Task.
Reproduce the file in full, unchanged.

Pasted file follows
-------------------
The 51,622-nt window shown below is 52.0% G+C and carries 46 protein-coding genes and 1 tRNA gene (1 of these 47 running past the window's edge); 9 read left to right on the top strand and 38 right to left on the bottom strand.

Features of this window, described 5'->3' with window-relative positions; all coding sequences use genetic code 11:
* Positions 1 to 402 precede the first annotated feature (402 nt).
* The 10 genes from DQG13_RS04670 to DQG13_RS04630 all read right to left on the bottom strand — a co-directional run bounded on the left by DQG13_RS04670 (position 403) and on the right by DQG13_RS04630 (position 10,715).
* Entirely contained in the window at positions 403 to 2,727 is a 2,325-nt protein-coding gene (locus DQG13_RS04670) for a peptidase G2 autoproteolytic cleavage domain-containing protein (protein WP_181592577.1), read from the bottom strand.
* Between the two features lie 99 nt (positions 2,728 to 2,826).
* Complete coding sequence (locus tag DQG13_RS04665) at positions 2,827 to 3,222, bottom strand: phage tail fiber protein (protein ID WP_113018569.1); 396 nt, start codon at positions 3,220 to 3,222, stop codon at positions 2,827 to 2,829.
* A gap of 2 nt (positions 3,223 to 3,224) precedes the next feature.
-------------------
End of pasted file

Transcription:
The 51,622-nt window shown below is 52.0% G+C and carries 46 protein-coding genes and 1 tRNA gene (1 of these 47 running past the window's edge); 9 read left to right on the top strand and 38 right to left on the bottom strand.

Features of this window, described 5'->3' with window-relative positions; all coding sequences use genetic code 11:
* Positions 1 to 402 precede the first annotated feature (402 nt).
* The 10 genes from DQG13_RS04670 to DQG13_RS04630 all read right to left on the bottom strand — a co-directional run bounded on the left by DQG13_RS04670 (position 403) and on the right by DQG13_RS04630 (position 10,715).
* Entirely contained in the window at positions 403 to 2,727 is a 2,325-nt protein-coding gene (locus DQG13_RS04670) for a peptidase G2 autoproteolytic cleavage domain-containing protein (protein WP_181592577.1), read from the bottom strand.
* Between the two features lie 99 nt (positions 2,728 to 2,826).
* Complete coding sequence (locus tag DQG13_RS04665) at positions 2,827 to 3,222, bottom strand: phage tail fiber protein (protein ID WP_113018569.1); 396 nt, start codon at positions 3,220 to 3,222, stop codon at positions 2,827 to 2,829.
* A gap of 2 nt (positions 3,223 to 3,224) precedes the next feature.